Once a sparsely attended club short on camaraderie and members, Gonzaga Running Club has resurfaced, providing miles of smiles, good times and close-knit relationships.

The Running Club has been part of GU’s campus for many generations, but in recent years, participation dwindled. One spontaneous email in spring 2019 sent from sophomore Katie Frontz to the graduating running club president changed the club’s trajectory entirely. 

Frontz became involved in the club her freshman year as a way to keep up with her newfound passion for running and meet new people. While she loved the athletic aspect of the club, she found the social part to be lacking. Few people would show up to practices and club morale seemed to be low. 

“There were practices where only one or two people would show up,” Frontz said. “It was disappointing because I had such high hopes for the club.” 

At the end of her freshman year, she emailed the club captain, who would soon be graduating, and jokingly asked if she could take over the club. But the baton was passed and Frontz went to work on assembling a team to rebuild the running club to its former glory. 

The club is run by a board of four sophomores who are excited to create a collaborative and supportive environment. Alongside Frontz are Alison Gentzen, Cassie Woodworth and Caleb Yoder. 

With one semester as leaders under their belt, these four Zags are more passionate than ever to welcome students to the club and create an environment where people can bond over their mutual love of being outside and getting active. 

“We really have become like a family,” Gentzen said. “It’s become such a tightly knit community, but we’re always so excited to see new faces at our practices.” 

Yoder said one of his favorite parts of the club is building those friendships with the potential to define one’s time at GU.

“There’s at least three or four kids that I’ve met through Running Club that I would consider to be pretty close friends,” Yoder said. “I think the fact that we meet only once or twice a week and you’re able to get so close to people you didn’t know is pretty special.” 

Each student at GU has a unique story for how they got here, and this holds true for the journey to running among each of the four leaders. 

For Yoder, running has been his passion since sixth grade. To him, running has always been more than just an athletic endeavor. Being part of track and cross-country teams in high school brought him some of his best friends, just as being part of running club here has created close relationships with other students. 

Frontz’s relationship with running is recent, but has quickly become a close one. Her road to running started with a fairly spontaneous decision to run a half marathon her senior year of high school with her mom. Since then, she’s become a self-diagnosed “running addict” and can’t get enough. 

“I just learned to love running so much from that experience,” Frontz said. “I really can’t go a week without [running] now.”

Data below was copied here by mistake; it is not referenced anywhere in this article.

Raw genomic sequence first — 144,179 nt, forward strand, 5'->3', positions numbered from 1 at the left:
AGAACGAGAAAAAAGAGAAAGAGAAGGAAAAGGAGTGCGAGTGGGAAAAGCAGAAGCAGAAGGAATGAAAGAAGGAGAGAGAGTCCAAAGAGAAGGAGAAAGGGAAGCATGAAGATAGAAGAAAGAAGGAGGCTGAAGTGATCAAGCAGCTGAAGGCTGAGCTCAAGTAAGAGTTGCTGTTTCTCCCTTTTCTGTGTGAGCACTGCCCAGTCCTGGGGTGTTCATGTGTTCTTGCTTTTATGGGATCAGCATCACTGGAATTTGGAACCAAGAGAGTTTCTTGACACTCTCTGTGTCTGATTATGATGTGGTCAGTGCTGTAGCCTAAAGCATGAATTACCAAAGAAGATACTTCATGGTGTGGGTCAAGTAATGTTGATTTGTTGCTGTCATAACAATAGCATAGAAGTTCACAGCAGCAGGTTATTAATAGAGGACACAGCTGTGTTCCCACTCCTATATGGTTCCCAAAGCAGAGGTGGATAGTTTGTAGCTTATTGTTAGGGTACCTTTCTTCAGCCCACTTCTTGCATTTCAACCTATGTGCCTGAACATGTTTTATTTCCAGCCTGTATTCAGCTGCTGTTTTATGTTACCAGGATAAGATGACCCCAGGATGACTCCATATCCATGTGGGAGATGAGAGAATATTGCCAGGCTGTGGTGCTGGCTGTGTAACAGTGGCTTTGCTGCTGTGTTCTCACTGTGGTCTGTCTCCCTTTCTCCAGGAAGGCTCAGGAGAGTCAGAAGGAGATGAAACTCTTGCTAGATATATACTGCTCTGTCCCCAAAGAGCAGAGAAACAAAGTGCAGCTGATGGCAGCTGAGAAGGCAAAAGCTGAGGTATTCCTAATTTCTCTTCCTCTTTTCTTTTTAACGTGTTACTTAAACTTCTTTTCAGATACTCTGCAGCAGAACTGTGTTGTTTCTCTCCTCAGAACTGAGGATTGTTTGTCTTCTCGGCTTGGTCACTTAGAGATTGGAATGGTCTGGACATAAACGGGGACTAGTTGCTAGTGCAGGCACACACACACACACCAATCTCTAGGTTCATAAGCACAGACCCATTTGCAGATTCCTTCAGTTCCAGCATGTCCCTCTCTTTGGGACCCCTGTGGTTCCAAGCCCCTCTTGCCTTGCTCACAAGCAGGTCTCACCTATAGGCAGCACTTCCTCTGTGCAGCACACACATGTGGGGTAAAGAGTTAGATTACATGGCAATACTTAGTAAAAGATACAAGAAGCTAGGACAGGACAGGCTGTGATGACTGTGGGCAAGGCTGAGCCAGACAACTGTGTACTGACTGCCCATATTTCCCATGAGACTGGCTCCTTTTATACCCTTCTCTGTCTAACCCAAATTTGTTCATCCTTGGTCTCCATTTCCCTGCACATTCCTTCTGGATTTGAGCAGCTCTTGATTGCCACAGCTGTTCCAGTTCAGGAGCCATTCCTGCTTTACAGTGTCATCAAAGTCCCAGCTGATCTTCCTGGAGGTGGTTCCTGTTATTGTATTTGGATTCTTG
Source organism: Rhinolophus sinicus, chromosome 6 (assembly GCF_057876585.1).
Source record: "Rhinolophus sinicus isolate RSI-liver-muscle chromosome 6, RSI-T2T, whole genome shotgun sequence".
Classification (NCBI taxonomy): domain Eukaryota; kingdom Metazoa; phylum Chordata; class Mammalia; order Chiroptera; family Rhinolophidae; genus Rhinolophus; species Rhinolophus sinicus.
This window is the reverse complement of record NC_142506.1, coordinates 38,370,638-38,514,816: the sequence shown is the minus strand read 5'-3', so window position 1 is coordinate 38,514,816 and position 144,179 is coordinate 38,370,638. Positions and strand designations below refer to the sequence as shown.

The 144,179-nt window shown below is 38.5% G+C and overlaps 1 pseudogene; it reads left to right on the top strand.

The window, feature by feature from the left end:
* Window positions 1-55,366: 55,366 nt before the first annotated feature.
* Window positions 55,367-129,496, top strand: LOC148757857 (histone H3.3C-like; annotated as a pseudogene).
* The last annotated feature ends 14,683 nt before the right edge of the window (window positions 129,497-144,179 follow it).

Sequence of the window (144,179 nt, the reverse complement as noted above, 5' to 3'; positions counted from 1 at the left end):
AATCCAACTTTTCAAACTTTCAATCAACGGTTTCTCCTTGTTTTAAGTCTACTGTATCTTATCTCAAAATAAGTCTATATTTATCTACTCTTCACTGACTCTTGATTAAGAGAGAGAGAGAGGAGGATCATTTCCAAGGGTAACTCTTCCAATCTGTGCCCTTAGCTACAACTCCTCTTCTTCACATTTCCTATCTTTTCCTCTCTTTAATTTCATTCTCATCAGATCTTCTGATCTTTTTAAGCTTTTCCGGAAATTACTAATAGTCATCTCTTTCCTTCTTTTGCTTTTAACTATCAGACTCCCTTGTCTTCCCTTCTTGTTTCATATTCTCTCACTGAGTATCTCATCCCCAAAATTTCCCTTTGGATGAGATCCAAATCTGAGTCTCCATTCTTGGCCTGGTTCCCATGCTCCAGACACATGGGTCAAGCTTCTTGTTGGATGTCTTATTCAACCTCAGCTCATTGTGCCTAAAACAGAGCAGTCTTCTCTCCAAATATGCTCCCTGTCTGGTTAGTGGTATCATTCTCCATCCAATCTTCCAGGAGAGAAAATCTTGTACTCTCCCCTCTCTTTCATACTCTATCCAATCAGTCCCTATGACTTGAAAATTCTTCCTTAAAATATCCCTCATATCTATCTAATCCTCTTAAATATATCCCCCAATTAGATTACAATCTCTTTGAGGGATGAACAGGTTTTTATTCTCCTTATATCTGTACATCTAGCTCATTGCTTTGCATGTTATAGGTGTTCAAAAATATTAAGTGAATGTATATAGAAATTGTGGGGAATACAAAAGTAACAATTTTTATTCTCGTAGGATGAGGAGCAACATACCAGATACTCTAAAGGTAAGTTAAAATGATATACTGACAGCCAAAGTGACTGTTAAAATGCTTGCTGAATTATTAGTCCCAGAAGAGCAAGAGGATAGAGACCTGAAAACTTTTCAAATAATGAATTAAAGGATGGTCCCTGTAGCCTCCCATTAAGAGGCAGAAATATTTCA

Gentzen was a budding soccer player in high school until a family trip led her to miss team tryouts. Looking back on it now, she said that was the catalyst for her running journey. Without soccer in her life, she switched directions and decided to join the cross country team. She took to it right away and appreciated the laid-back atmosphere of the sport. 

“You can really get out of the sport what you want to take out,” Gentzen said. “I liked it because it was something I could do when I wanted to do it, but there was no pressure to make any major commitments to it.” 

Woodworth was a serious volleyball player in high school until diagnosed with scoliosis her senior year and told she had to stop playing to prevent further injuries. Spurred on by a suggestion from a friend, she decided to join cross country. This was her introduction to the sport, but her passion for it developed when it became something she could share with her dad.

She and her dad bonded over the time they spent together at volleyball tournaments throughout the years. Once she could no longer play volleyball, they struggled to find something to replace that time they spent together. Her dad’s decision to get in better shape became exactly what was needed to reignite that bond between them.

They began running together and it became a cherished father-daughter time. Running Club encourages any and all Zags to join if you’re looking to build connections with other students and want to get out and get moving. 

To build that sense of community, members always start and end each practice as a unified group. To fit a wide variety of running abilities and needs, they offer three different distances of runs: two, three or five miles. After practices, they all head over to COG and have “family dinners” as a group. 

“It’s a great way to take a break from school,” Gentzen said. “It’s a really social club, it creates a lot of great relationships. It brings so much more than running.” 

Running Club meets in front of McCarthey Athletic Center every Monday and Wednesday at 5 p.m. 

Audrey Measer is a staff writer.

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